- List of Maps, Tables, and Illustrations
- List of Contributors
- List of Abbreviations
- Origins of Modern Germany
- Senses of Place
- Women and Men: 1760–1960
- States, People, and Nation, 1760–1860
- International Conflict, War, and the Making of Modern Germany, 1740–1815
- Cosmopolitanism and the German Enlightenment
- The Atlantic Revolutions in the German Lands, 1776–1849
- The End of the Economic Old Order: the Great Transition, 1750–1860
- Escaping Malthus: Population Explosion and Human Movement, 1760–1884
- Protestants, Catholics, and Jews, 1760–1871: Enlightenment, Emancipation, New Forms of Piety
- The Formation of German Nationalism, 1740–1850
- German Literature and Thought From 1810 to 1890
- Germany: The Nation State
- Nation State, Conflict Resolution, and Culture War, 1850–1878
- Authoritarian State, Dynamic Society, Failed Imperialist Power, 1878–1914
- The Great Transformation: German Economy and Society, 1850–1914
- Race and World Politics: Germany in the Age of Imperialism, 1878–1914
- Germany 1914–1918. Total War as a Catalyst of Change
- The German National Economy in an Era of Crisis and War, 1917–1945
- Dictatorship and Democracy, 1918–1939
- Piety, Power, and Powerlessness: Religion and Religious Groups in Germany, 1870–1945
- The Place of German Modernism
- Nationalism in the Era of the Nation State, 1870–1945
- Todesraum: War, Peace, and the Experience of Mass Death, 1914–1945
- The Three Horseman of the Holocaust: Anti-Semitism, East European Empire, Aryan Folk Community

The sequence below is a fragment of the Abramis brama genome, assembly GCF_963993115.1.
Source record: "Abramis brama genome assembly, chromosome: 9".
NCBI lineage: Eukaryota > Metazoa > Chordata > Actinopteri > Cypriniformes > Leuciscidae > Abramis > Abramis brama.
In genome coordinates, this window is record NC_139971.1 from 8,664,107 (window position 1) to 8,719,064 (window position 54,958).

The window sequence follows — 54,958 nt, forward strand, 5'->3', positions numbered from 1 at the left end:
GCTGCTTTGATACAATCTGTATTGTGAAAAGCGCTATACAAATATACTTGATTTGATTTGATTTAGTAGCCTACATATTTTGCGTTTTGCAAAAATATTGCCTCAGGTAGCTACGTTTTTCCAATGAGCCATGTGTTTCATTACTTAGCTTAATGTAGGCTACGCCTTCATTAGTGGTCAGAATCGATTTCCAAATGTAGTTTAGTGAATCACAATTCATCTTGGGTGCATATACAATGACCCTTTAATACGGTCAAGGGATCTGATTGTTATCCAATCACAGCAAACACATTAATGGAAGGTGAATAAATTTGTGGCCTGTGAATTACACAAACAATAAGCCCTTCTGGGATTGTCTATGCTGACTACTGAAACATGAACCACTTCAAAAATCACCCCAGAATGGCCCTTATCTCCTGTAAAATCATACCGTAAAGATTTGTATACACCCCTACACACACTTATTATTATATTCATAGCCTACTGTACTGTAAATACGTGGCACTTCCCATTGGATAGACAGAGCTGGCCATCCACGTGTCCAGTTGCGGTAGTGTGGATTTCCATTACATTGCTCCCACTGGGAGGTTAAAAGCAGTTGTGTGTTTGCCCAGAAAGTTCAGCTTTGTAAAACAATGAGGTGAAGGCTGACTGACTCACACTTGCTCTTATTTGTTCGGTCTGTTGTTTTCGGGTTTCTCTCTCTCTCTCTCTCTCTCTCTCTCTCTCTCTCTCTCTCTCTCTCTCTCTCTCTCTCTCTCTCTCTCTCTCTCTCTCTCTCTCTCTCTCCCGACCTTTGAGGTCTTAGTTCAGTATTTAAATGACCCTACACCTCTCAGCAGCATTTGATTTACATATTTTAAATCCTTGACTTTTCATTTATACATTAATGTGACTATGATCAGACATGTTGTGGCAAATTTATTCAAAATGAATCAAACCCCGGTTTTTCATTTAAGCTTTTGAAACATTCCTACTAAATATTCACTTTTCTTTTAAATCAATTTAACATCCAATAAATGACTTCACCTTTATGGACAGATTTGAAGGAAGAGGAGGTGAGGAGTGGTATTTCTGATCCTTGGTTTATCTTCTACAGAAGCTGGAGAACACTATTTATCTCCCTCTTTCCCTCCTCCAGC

- On the Move: Mobility, Migration, and Nation, 1880–1948
- Germany 1945–1989
- Germany is No More: Defeat, Occupation, and the Postwar Order
- Democracy and Dictatorship in the Cold War: the Two Germanies, 1949–1961
- Generations: The ‘Revolutions’ of the 1960s
- Industrialization, Mass Consumption, Post-industrial Society
- Religion and the Search For Meaning, 1945–1990
- Culture in the Shadow of Trauma?
- The Two German States in the International World
- Contemporary Germany
- <i>Annus Mirabilis</i>: 1989 and German Unification
- Germany and European Integration Since 1945
- Toward A Multicultural Society?
Abstract and Keywords
Under the first German nation state (1870–1945), nationalism became a more potent and, occasionally, a destabilizing force in politics and social life than it had previously been in German society. With the creation of a German nation state, governments and administrators began to treat nationalism as a legitimate tool for the promotion of their official policies at the same time that all manner of activists, politicians, journalists, and reformers used nationalist rhetoric to legitimate their diverse programs for Germany and claims on the state. This article focuses on nationalism in Germany and the concept of the nation state. This article analyses the concept of the German nation along with the idea of German diasporas, and societal and class conflict within German society and the changes that eventually came within German society.
Pieter M. Judson is Professor of History at Swarthmore College.
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